If you’ve been around our site much, you probably know Matt Alexander’s name. He showed up in this story about garments made in Dallas. He’s been on the podcast a couple times. This week his company turned two years old. It’s called Need. It’s an online store that sells a different curated collection of manstuff every month. Have a look at the anniversary collection that went up yesterday. There’s some good stuff. But in particular, I invite you to read Matt’s pitch for the hat he’s selling. As someone who has struggled to write ad copy himself (my work for BC Powder was ahead of its time), I thought it was pretty well-done:
These are treacherous waters, but I’m going to do my best to articulate the sheer brilliance of this hat.
First, for all of you instantly arching an eyebrow at the sight of the word “fedora,” I’m with you. Fedoras are, on a spectacularly diverse amount of levels and spectrums, terrible.
Second, we’re not going to broadcast that hats are for everyone. They’re not necessarily the easiest thing to pull off and, in some cases, your head might be weird.
It’s okay. I have a weird head, too. Heads, generally, are weird.
Today, though, there is a distinct trend toward wearing early-twentieth-century-esque wide-brimmed hats. And, at Need, we do not hate it at all.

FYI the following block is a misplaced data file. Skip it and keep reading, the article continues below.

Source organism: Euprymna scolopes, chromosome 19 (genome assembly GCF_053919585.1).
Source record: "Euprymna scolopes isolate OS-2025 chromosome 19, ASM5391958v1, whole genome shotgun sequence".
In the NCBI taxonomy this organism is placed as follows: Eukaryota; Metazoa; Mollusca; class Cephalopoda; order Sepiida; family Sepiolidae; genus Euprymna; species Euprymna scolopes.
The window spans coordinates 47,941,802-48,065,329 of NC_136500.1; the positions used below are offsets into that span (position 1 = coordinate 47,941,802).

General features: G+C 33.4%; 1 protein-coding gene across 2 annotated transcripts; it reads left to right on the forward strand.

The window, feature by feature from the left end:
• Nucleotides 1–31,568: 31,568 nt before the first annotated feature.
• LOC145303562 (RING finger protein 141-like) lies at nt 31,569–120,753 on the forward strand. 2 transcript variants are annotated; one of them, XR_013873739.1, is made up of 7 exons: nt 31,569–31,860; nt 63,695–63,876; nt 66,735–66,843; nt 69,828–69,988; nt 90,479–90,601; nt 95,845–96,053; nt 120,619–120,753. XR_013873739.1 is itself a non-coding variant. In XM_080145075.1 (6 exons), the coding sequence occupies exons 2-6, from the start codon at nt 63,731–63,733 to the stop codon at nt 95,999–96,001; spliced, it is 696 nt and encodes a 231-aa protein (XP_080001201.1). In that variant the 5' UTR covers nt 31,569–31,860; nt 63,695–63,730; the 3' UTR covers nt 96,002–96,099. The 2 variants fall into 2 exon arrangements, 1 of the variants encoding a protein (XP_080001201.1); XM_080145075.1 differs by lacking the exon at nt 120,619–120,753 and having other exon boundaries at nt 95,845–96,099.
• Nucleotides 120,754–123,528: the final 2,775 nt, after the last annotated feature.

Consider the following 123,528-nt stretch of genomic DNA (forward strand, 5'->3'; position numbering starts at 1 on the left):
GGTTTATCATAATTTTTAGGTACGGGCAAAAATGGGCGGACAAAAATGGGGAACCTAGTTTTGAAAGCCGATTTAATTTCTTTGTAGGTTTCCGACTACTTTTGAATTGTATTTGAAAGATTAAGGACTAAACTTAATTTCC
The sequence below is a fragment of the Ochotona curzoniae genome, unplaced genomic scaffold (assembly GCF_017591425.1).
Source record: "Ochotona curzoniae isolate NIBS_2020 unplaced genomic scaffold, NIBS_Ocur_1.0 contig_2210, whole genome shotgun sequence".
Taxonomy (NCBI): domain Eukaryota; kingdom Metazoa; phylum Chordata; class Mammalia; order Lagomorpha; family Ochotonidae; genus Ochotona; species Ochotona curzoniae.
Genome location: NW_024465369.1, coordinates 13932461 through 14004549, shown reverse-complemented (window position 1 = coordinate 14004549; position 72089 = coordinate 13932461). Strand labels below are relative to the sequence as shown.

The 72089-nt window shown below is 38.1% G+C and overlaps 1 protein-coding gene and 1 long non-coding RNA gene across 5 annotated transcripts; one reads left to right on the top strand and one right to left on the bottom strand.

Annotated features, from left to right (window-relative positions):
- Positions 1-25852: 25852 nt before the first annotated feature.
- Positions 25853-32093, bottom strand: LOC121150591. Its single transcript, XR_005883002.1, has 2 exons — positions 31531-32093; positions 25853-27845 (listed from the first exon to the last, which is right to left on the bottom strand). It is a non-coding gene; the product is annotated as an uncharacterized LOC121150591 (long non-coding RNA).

It’s a refined, albeit hard-to-perfect look. But, when executed correctly, will instantly up your style by several thousand percent.
For me, I’ve been dabbling for the past few weeks. And although you’ll get looks, you’ll also get more compliments in a day than you’ve otherwise received in your life.
People respect the effort. And, when worn well, it can be a strikingly good look.
So, we’re bringing you a wide-brimmed hat from the team at Yellow 108. It’s American-made with 100% merino wool, featuring a 2.75” brim and salvaged leather tie.
Paired with a white t-shirt and some raw denim, you might stun yourself with what this simple addition can do for you this Fall.
We dare you. Try it out.